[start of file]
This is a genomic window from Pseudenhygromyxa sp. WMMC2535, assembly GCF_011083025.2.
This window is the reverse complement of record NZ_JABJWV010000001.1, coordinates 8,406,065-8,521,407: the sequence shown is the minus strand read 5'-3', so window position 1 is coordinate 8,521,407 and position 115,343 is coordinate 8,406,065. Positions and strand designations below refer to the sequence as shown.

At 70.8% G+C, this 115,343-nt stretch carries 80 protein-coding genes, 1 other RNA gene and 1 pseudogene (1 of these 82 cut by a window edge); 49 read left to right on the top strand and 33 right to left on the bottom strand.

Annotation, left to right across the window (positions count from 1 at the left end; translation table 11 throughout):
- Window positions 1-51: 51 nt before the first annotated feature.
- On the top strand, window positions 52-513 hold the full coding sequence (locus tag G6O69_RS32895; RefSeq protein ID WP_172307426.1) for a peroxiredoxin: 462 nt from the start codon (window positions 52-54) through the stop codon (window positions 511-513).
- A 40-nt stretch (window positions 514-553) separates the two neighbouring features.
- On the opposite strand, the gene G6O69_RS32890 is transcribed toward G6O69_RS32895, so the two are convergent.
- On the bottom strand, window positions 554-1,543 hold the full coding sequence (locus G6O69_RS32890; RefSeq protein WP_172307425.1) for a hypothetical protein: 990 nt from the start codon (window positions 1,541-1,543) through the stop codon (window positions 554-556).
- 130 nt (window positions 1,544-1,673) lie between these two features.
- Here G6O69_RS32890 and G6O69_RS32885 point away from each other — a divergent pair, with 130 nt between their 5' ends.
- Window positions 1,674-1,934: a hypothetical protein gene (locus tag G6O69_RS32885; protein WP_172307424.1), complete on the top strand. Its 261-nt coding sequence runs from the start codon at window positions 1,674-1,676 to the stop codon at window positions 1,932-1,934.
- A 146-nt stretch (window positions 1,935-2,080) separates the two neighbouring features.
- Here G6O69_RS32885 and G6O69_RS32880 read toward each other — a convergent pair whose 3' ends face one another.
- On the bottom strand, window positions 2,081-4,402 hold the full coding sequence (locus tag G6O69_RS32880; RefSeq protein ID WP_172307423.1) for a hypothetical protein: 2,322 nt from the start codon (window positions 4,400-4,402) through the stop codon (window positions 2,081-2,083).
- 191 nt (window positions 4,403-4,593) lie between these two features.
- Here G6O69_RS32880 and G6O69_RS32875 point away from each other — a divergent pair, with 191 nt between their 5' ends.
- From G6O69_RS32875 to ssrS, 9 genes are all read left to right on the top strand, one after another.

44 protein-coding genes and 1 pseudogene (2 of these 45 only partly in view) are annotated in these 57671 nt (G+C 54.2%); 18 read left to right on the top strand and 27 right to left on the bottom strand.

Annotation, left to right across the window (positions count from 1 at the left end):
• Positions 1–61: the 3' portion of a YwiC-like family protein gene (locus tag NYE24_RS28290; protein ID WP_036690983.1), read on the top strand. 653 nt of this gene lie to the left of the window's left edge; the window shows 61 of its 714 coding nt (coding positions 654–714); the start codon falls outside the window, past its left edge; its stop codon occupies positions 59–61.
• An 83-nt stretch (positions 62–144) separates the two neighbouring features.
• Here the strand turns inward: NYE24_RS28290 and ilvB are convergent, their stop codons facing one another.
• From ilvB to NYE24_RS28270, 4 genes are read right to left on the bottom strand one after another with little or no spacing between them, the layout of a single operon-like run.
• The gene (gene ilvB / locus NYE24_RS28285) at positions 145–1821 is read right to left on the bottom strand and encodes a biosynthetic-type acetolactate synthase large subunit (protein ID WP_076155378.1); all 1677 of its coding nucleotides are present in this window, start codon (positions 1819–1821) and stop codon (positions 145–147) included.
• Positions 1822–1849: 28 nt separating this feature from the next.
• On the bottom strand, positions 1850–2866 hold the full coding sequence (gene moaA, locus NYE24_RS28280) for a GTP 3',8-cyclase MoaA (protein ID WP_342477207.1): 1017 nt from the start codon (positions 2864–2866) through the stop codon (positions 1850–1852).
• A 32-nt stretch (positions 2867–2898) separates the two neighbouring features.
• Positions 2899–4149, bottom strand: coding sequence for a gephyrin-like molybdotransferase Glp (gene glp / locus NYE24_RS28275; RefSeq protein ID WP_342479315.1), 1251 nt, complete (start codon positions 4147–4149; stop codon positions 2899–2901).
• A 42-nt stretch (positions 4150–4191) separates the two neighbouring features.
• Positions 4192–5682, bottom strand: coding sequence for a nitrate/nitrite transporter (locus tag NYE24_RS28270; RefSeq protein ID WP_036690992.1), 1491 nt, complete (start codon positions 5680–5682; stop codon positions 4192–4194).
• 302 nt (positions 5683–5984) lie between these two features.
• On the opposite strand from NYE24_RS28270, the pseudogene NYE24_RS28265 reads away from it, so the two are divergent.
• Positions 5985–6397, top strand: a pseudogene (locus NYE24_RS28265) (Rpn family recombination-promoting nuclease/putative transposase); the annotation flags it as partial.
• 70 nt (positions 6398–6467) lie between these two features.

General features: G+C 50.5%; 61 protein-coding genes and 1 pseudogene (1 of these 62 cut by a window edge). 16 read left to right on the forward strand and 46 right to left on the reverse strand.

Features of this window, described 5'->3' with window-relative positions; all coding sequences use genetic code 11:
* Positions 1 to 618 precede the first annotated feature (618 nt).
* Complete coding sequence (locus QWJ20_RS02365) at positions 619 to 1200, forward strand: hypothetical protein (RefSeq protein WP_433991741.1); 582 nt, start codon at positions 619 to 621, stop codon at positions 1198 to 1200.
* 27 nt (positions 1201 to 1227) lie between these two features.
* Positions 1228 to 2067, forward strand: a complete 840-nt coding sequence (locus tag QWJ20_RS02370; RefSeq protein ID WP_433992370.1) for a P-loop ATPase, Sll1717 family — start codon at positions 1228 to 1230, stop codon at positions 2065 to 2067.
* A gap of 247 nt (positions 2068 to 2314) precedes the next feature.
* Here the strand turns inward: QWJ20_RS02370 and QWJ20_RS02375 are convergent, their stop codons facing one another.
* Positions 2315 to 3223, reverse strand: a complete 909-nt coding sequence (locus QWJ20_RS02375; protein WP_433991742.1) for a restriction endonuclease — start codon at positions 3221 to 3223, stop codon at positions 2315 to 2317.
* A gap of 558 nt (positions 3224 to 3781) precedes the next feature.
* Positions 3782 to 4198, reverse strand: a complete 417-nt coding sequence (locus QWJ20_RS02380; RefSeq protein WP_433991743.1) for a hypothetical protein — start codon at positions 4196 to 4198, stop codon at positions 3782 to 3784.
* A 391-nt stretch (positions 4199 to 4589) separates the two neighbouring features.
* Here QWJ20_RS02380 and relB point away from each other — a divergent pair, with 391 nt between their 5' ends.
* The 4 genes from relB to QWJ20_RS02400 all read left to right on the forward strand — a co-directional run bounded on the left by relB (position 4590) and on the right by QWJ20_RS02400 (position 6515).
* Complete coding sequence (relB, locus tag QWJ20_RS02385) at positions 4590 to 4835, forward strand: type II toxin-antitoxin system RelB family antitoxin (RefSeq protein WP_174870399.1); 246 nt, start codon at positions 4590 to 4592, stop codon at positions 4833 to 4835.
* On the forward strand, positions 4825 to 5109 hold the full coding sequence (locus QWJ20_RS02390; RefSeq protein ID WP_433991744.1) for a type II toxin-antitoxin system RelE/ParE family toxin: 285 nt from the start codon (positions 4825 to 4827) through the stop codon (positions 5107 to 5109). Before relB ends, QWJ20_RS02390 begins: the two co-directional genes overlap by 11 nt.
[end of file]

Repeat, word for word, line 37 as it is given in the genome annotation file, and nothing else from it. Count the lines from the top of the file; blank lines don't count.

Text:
Features of this window, described 5'->3' with window-relative positions; all coding sequences use genetic code 11: